TULSA, Okla. (AP) -- A public school that posted the Ten Commandments is obeying an order from school officials to take them down.
Interim Tulsa Schools Superintendent La Verne Ford Wimberly told Park Elementary last week to stop displaying the scripture. Four other schools also were asked not to post the commandments.
"We will always comply with the law," Wimberly said Tuesday through a spokesman.
Park Elementary Principal Cindi Hemm said she placed a 6-inch square marble plaque engraved with the commandments in the school's trophy case.
Red Fork Church of God, which sponsors Park Elementary through the Adopt-A-School program, had given the school the plaque.
"I never had a comment other than very positive comments," Hemm said. "They are really just values that everyone believes in. I don't know anyone that doesn't believe in `Thou shalt not kill."'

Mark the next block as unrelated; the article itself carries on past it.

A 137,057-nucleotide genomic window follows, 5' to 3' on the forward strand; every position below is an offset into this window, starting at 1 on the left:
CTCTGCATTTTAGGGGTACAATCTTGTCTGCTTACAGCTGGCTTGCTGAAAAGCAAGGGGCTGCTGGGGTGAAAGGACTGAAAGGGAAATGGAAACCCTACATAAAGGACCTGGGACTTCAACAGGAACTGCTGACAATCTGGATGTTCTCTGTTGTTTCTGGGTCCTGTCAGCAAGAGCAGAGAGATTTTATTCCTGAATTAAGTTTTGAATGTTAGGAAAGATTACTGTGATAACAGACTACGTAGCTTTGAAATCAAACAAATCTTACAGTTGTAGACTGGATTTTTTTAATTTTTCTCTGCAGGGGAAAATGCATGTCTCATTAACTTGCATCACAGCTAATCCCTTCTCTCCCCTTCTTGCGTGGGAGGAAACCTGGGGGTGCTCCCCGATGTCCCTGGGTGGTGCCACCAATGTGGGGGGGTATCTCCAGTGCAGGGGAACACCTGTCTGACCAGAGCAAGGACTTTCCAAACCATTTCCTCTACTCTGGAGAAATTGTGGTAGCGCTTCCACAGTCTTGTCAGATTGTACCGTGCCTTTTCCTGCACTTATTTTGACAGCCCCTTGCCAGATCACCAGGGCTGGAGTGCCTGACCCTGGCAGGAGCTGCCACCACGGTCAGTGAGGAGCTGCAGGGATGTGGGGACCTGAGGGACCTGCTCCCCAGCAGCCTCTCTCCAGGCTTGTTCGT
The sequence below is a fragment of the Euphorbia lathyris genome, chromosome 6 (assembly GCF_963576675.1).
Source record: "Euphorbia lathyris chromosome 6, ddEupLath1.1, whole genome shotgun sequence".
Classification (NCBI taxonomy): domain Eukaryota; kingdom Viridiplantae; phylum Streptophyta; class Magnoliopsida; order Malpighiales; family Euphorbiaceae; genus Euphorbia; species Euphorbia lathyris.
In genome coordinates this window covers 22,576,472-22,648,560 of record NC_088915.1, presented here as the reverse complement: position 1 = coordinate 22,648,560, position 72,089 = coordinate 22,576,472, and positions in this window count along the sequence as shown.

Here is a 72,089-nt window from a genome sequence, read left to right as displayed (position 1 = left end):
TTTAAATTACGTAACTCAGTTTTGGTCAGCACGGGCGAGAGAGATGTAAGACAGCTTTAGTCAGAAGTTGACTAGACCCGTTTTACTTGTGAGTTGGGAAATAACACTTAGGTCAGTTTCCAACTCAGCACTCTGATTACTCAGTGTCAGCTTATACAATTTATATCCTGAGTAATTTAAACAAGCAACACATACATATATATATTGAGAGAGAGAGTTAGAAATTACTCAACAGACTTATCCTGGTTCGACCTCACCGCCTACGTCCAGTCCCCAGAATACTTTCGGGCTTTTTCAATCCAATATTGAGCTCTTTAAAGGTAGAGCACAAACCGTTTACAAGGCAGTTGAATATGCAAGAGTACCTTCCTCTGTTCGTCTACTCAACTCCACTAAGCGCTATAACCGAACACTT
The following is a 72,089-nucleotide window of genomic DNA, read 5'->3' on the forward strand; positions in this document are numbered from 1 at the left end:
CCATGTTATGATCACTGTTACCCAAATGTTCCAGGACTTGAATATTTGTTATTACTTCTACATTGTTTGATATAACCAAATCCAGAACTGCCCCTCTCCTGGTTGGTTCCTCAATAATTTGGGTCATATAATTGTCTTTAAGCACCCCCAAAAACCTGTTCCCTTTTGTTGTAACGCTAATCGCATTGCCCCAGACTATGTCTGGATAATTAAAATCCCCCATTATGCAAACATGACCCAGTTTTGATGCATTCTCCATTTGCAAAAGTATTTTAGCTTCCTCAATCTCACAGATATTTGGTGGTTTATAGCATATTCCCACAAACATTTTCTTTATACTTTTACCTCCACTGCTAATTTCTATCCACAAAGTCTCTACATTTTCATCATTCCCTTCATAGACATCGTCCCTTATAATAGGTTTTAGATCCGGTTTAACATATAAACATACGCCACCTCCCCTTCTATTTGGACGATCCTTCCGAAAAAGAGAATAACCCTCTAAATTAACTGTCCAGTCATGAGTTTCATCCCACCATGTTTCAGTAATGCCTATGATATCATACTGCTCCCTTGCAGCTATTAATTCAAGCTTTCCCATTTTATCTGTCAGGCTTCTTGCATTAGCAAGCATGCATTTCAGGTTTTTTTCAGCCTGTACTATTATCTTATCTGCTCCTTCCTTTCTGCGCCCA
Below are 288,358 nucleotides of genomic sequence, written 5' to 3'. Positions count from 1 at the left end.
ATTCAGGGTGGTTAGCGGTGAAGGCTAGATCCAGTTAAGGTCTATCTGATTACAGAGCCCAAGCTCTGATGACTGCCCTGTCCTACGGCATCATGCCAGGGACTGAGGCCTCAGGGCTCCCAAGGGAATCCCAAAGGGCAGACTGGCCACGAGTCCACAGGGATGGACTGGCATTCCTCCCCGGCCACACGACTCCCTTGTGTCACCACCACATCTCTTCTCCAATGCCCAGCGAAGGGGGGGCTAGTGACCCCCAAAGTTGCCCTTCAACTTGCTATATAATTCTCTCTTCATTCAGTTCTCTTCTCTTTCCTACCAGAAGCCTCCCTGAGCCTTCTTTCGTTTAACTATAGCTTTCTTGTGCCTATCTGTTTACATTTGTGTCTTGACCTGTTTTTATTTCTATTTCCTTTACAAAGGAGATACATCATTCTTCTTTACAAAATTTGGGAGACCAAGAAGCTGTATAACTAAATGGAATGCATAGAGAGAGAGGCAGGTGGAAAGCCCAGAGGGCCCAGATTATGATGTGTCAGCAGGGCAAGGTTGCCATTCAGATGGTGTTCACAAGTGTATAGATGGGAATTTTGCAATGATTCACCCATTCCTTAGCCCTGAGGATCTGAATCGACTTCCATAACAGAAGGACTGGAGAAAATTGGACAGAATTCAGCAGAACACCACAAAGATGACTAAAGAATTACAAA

Remington and Robertson elementaries, Clinton Middle School and Webster High School also received plaques but didn't display them, said Loren Farr, a spokesman for the district.
Martin Belsky, who is the dean of the University of Tulsa law school, council chairman for the Tulsa Jewish Federation and stat eliaison for the Anti-Defamation League, contacted Wimberly after several parents called him to complain.
The school district quickly responded, he said.
"It is clearly the binding law of the Supreme Court that they cannot be posted in public places," he said.
That ruling, Stone vs. Graham, has been challenged as recently as January when Rep. Bill Graves, R-Oklahoma City, introduced state legislation that would give schools and other public institutions the authority to post copies of the Ten Commandments.
He pulled the legislation in committee before a vote could be taken.